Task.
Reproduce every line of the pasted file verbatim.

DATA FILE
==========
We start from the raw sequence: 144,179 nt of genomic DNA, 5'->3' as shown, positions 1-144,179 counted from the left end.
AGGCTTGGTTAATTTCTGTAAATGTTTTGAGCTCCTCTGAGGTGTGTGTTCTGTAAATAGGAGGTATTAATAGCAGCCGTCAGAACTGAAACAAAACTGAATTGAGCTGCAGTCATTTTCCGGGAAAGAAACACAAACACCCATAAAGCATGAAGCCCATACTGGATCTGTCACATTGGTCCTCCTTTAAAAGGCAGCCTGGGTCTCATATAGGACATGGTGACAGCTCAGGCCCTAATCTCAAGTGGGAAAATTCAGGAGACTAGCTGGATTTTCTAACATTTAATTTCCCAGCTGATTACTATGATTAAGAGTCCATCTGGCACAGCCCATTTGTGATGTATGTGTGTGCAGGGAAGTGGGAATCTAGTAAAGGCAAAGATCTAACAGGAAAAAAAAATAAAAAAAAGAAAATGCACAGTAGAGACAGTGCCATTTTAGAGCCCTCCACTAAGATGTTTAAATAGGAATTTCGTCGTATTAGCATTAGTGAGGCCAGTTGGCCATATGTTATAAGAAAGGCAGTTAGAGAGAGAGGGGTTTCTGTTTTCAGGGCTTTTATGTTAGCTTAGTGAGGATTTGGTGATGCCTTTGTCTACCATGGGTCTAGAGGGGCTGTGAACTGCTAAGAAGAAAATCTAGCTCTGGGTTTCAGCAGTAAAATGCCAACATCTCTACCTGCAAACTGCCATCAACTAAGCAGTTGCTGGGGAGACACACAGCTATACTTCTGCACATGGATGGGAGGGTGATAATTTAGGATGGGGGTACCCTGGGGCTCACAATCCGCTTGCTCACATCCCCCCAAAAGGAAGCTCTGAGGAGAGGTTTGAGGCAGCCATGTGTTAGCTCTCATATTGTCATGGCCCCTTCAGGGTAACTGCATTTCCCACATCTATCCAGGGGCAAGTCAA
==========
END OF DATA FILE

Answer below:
We start from the raw sequence: 144,179 nt of genomic DNA, 5'->3' as shown, positions 1-144,179 counted from the left end.
AGGCTTGGTTAATTTCTGTAAATGTTTTGAGCTCCTCTGAGGTGTGTGTTCTGTAAATAGGAGGTATTAATAGCAGCCGTCAGAACTGAAACAAAACTGAATTGAGCTGCAGTCATTTTCCGGGAAAGAAACACAAACACCCATAAAGCATGAAGCCCATACTGGATCTGTCACATTGGTCCTCCTTTAAAAGGCAGCCTGGGTCTCATATAGGACATGGTGACAGCTCAGGCCCTAATCTCAAGTGGGAAAATTCAGGAGACTAGCTGGATTTTCTAACATTTAATTTCCCAGCTGATTACTATGATTAAGAGTCCATCTGGCACAGCCCATTTGTGATGTATGTGTGTGCAGGGAAGTGGGAATCTAGTAAAGGCAAAGATCTAACAGGAAAAAAAAATAAAAAAAAGAAAATGCACAGTAGAGACAGTGCCATTTTAGAGCCCTCCACTAAGATGTTTAAATAGGAATTTCGTCGTATTAGCATTAGTGAGGCCAGTTGGCCATATGTTATAAGAAAGGCAGTTAGAGAGAGAGGGGTTTCTGTTTTCAGGGCTTTTATGTTAGCTTAGTGAGGATTTGGTGATGCCTTTGTCTACCATGGGTCTAGAGGGGCTGTGAACTGCTAAGAAGAAAATCTAGCTCTGGGTTTCAGCAGTAAAATGCCAACATCTCTACCTGCAAACTGCCATCAACTAAGCAGTTGCTGGGGAGACACACAGCTATACTTCTGCACATGGATGGGAGGGTGATAATTTAGGATGGGGGTACCCTGGGGCTCACAATCCGCTTGCTCACATCCCCCCAAAAGGAAGCTCTGAGGAGAGGTTTGAGGCAGCCATGTGTTAGCTCTCATATTGTCATGGCCCCTTCAGGGTAACTGCATTTCCCACATCTATCCAGGGGCAAGTCAA